All of And So It Is is a time of expectancy, like an Aeschylus drama, with the profound taciturnity of a campesino who seems to express himself only through his quena [Indian flute] (135).

The importance the film’s narrative gives to expectancy does not derive from an idealistic mythology of Indians, which would portray them as being impenetrable and taciturn while expecting who knows what destiny, but rather waiting represents an important element in Sanjinés’ whole aesthetic project, which tries to understand and transmit the experience of Aymara time. This is unthinkable in the novelist A. Arguedas’ mentality, since he is limited by his class position as wealthy landowner, and is one of the main ways Sanjinés and A. Arguedas differ in approaching the Indian world. In Sanjinés’ film, the narrator’s point of view is partially constructed according to indigenous cultural parameters. In other words, the filmmaker here tries to introduce the Indian not only as an object of consideration, which A. Arguedas and a good part of indigenist literature did, but as a subject narrating the film itself. To do this, in the tradition of Italian neorealism, Sanjinés also integrates indigenous actors in his movies. As a result, Sanjinés’ work does not so much explore indigenous psychology (Espinal 135; Carlos D. Mesa 85) but recreate an Indian subject’s vision of the world.

During the production of Blood of the Condor, such an exploration of Indian subjectivity encountered a decisive moment. An anecdote told various times by Sanjinés and by his scriptwriter Oscar Soria is very significant in this aspect. Sanjinés tells how he was forced to rethink his method of dialogue with the Kaata community where he went to film Blood of the Condor. In the face of resistance from the community to collaborate with “those whites who called themselves Bolivian but who didn't even know how to speak Quechua” (Sanjinés, Teoría y práctica 27), the film crew had to look for support from a community Yatiri or fortune teller. In Sanjinés’ words:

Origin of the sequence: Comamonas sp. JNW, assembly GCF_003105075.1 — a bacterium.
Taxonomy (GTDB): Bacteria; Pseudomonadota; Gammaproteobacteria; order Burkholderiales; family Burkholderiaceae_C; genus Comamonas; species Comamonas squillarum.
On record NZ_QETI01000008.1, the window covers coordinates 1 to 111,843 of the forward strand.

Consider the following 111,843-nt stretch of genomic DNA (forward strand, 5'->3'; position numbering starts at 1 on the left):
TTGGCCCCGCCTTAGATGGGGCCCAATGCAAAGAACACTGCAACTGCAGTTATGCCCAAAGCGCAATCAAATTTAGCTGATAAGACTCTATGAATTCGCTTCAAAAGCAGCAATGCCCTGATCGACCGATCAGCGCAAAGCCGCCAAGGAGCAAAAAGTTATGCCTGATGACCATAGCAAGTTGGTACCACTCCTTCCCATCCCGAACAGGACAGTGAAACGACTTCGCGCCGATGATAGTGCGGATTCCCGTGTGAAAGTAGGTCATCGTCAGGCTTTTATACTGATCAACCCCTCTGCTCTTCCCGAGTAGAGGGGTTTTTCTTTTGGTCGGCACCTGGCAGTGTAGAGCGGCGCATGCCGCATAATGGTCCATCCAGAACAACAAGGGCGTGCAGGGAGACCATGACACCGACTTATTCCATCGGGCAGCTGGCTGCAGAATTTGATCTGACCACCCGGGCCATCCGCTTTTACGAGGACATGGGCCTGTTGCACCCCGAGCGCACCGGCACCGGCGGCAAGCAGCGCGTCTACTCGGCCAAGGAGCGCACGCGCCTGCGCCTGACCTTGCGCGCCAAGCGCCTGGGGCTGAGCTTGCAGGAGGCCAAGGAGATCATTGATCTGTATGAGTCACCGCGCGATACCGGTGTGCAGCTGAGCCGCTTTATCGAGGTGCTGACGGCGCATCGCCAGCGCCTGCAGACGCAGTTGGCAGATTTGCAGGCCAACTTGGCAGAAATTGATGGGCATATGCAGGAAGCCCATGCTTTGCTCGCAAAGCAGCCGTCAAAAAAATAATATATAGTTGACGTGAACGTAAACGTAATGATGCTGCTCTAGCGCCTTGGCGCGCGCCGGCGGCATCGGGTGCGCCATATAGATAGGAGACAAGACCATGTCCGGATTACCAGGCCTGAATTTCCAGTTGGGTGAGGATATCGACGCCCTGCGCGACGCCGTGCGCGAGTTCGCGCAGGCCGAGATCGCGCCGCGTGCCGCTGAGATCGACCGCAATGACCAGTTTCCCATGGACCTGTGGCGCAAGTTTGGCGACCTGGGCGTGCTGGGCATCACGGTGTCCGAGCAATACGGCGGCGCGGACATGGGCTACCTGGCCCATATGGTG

We had come to the conclusion that it was inexcusable to give an indication of humility proportional to the preponderance, arrogance, and paternalism with which the film crew had acted up until now within this ambience in which respect for peoples and traditions was fundamental.
To humble ourselves before the verdict of a jaiwaco ceremony [ceremony of offering and divination] -- which would develop in the presence and under the vigilance of all the members of the Kaata community -- became the best means for not only appeasing the community, but for obtaining its collective participation in deciding the destiny of the work which this group proposed to do and to accomplish it.6

In this way, only after the Yatiri’s favorable verdict could the crew start the filming with the total, extended collaboration of the community.

That which was seeded in And So It Is becomes explicit and determinant in Blood of the Condor. Henceforth, Sanjinés develops a political-aesthetic which, he says, requires the “acquisition of a new, liberated, and liberating language, [which] cannot be born except through penetrating, investigating, and integrating oneself in the people’s culture, which is alive and dynamic” (Sanjinés, Teoría y práctica 32). In the same way as Sanjinés sought the participation of indigenous actors, in his screenwriting he seeks to create a narrator and a perspective constructed out of cultural Indian elements. He understands the need to communicate with social groups without using the strategies employed by “imperialist” means of communication. For the Bolivian filmmaker:

Communicability should not yield to simplistic exigency. In order to transmit the content in its essence and profundity, the creative process itself must be thought through with a maximum of sensibility in order to grasp and find the most elevated artistic resources that would correspond culturally with the recipient. These should also grasp those internal rhythms that would correspond to the viewer’s mentality, sensibility, and vision of reality.7